Survivor Man just got real.
So my little “Choose Dave’s Adventure” contest ended in an exact tie, with one vote cast for The Grey and one vote cast for One for the Money (by my best friend, whom I think is screwing with me). However, I was feeling like crap and opted to cast the tiebreaker in the direction that would cause me the least pain.
Overall this movie was very good, at least in a couple very specific directions. I don’t know what kind of pain Liam Neeson (the Phantom Menace, Shindler’s List, Taken) has experienced in his life to allow him to project so much darkness all over the screen, but it must have been pretty heavy. No one else can project so much pain and despair combined with anger and gritty realism. He carries the movie entirely on his back, with a support cast of disposable heroes along give him a framework upon which to showcase suffering.
Before I get much deeper into this, let me say that if you have any kind of deep seated fear of plane crashes, being eaten by wild animals, or freezing to death in the Alaskan tundra than this is probably not the movie for you. This movie shows these deaths in a manner that makes you feel like it is you who is getting disemboweled. I will call this a credit to the director, Joe Carnahan (A-Team, Narc, Smokin’ Aces), and say further that this movie is far, far scarier to watch than any film about a goofy supernatural hockey mask wearing maniac risen from the dead to kill teenagers with a chainsaw (Friday the 13th image courtesy of the Horror Movie T Shirt category). The fact that these deaths not only could happen but actually have makes them far more graphic and horrible.
Let me also give myself a self congratulatory pat on the back for my prediction about this movie, that there was some factor making the wolves unusually aggressive, being more or less true. Feel free to call me the movie Nostradamus.
In the movie, Liam Neeson plays John Ottway, a sharpshooter hired by an oil company to shoot wolves, bears, and such in order to keep the oil workers safe. He is plagued by his wife leaving him and suffers from suicidal thoughts. He boards a plane for Anchorage which goes down for unexplained reasons (ice buildup on the wings is implied, but never confirmed. Nor does it really need to be). The plane crashing scene is as horrific and realistic as possible without actually throwing the theater you are sitting in down a cliff and setting it on fire. He and six others manage to survive relatively intact and set up a camp in order to not freeze to death. That night they encounter a pack of timber wolves who attack and kill one of them. Don’t make the mistake of seeing these wolves as being like dogs, by the way. They are huge and scary like nothing you have seen before. Anyway, they decide they need to get out of the area before they freeze to death or get eaten. Thus the long trek through the frozen woods begins, with member after member of the party dying with standard regularity, usually just after we learned more about them and got to like them. I want to give props to director Joe Carnahan for managing to make the audience really identify with and like his characters before killing them off. The fact that they were all gritty oil workers rather than vacuous teeny bopper contributed to that.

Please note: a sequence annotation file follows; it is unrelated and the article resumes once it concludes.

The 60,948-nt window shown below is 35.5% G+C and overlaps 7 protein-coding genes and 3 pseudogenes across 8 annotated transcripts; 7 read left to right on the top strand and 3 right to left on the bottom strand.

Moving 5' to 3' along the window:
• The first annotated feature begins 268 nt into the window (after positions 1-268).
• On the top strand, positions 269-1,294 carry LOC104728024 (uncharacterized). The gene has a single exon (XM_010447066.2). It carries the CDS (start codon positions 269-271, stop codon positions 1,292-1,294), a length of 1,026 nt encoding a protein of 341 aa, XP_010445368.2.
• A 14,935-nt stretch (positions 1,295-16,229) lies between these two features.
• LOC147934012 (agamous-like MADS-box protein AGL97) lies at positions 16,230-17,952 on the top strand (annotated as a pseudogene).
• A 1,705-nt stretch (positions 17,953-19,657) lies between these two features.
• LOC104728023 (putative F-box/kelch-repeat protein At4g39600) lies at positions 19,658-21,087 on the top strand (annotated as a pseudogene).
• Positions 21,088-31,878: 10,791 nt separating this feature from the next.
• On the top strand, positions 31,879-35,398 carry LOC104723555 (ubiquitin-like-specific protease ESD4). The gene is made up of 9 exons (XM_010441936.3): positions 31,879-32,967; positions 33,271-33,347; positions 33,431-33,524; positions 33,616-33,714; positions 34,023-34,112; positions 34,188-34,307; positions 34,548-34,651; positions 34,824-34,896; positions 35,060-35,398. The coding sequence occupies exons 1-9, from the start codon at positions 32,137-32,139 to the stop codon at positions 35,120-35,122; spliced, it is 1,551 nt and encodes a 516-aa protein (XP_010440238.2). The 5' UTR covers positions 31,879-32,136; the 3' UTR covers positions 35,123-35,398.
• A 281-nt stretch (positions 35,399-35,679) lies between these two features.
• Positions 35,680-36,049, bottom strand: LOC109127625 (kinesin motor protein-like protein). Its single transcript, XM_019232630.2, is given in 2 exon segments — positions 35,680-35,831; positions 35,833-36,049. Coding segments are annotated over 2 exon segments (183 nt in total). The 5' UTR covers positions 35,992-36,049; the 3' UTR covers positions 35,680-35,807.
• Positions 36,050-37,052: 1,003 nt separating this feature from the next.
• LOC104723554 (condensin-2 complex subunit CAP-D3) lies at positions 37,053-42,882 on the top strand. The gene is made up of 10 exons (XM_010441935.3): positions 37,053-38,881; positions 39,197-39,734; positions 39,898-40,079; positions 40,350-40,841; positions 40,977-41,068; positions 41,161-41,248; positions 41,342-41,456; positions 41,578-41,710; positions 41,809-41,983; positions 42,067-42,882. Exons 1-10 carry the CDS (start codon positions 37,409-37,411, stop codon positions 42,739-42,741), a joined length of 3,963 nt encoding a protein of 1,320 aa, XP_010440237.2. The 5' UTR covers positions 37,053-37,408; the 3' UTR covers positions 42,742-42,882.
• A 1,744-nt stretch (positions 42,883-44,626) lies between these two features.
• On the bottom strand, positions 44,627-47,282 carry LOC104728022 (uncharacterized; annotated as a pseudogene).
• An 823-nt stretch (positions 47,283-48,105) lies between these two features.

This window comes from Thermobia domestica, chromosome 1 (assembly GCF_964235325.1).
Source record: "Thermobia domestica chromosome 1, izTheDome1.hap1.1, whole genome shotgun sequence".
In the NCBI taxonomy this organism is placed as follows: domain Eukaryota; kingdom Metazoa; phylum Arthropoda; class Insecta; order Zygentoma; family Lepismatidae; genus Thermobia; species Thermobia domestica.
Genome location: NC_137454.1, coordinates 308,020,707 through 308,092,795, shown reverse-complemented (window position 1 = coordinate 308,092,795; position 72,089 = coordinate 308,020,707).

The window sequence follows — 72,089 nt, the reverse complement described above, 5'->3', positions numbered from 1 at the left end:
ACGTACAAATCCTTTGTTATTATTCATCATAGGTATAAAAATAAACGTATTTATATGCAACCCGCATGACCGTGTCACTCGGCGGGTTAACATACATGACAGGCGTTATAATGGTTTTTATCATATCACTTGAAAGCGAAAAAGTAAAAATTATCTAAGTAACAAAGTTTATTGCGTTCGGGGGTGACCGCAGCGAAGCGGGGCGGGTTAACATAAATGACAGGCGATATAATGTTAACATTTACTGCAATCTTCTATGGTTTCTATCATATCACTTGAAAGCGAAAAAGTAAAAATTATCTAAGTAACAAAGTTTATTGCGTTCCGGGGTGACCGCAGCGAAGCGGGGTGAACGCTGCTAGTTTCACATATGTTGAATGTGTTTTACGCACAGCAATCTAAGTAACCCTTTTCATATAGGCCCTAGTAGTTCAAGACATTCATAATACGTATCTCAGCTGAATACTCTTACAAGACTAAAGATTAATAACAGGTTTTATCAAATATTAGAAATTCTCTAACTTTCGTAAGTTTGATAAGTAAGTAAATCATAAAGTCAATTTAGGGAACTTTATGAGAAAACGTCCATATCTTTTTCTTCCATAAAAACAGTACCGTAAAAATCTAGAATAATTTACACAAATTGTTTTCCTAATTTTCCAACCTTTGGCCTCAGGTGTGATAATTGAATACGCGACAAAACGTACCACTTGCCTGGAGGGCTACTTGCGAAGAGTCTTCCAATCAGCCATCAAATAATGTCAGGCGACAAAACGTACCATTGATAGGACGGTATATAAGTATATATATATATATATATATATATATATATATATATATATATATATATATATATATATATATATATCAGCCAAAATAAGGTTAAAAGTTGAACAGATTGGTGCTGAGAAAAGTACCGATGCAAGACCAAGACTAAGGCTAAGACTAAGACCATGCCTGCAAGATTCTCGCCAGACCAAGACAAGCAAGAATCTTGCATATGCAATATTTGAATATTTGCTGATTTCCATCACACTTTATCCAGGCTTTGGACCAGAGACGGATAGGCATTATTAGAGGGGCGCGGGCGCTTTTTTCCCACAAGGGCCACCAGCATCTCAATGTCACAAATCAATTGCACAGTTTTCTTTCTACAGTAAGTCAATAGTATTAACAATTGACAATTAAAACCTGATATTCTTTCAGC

That’s pretty much the entirely of the movie. I don’t want to give any spoilers but want to say this movie was really, really scary (making the life of the loner movie critic going solo to see this stuff that much harder. I was seeing a lot of wolves out of the corner of my eye as I headed out to the car).
The stars. Liam Neeson was awesome. Two stars. Most of the rest of the cast was really great too. One star. Scary, scary movie. Two stars. The wolf CGI was very good. One star. The director managed to make me connect with pretty much every character before killing him off. One star. Overall he also managed to keep the tension ratcheted up to eleven on a continuous basis. One star. As long as you aren’t terrified of plane crashes or wolves, an excellent movie. Two stars. Total: ten stars.
The black holes. One of the support characters seemed a little over the top (although he got cool towards the end) and was sort of bugging. One black hole. The pacing, which seemed spot on for most of the movie, really slowed down in the last 20 minutes. One black hole. SPOILER ALERT I don’t want to spoil this movie in any way, but if you are clever you might be able to infer something from this next point so maybe you want to skip to the next paragraph. The entire movie seemed to be pushing towards some kind of meta message about things happening for a reason and the hand of God creating fate, only to prove that there was no reason of any of the stuff that happened in this film. I left the theater with a distinct feeling of “What point was the director trying to make?” in my head. One black hole. Total: three black holes.
So a grand total of seven stars. A really good movie, if you want scary. I think the camera work warrants a big screen, so try to see it in a theater if possible. Not a good date movie, in my opinion. There is nothing going on here that will inflame your her passion, unless she is turned on by gritty middle aged men wearing six layers of clothing (in which case, after you fail with her send her my way).
A little shorter than I would like, but I really am feeling like crap and think I am going to go crawl back into bed. Follow me on Twitter @NerdKungFu. If I wake up with enough energy I will probably go see One for the Money, which I expect to suck like nothing ever seen before in this universe or the three universes next to us. Feeling this bad will probably hone my bitter sarcasm to the point that I will either write the best negative review ever or just spew a bunch of random words and letters all over the screen. Talk to you soon.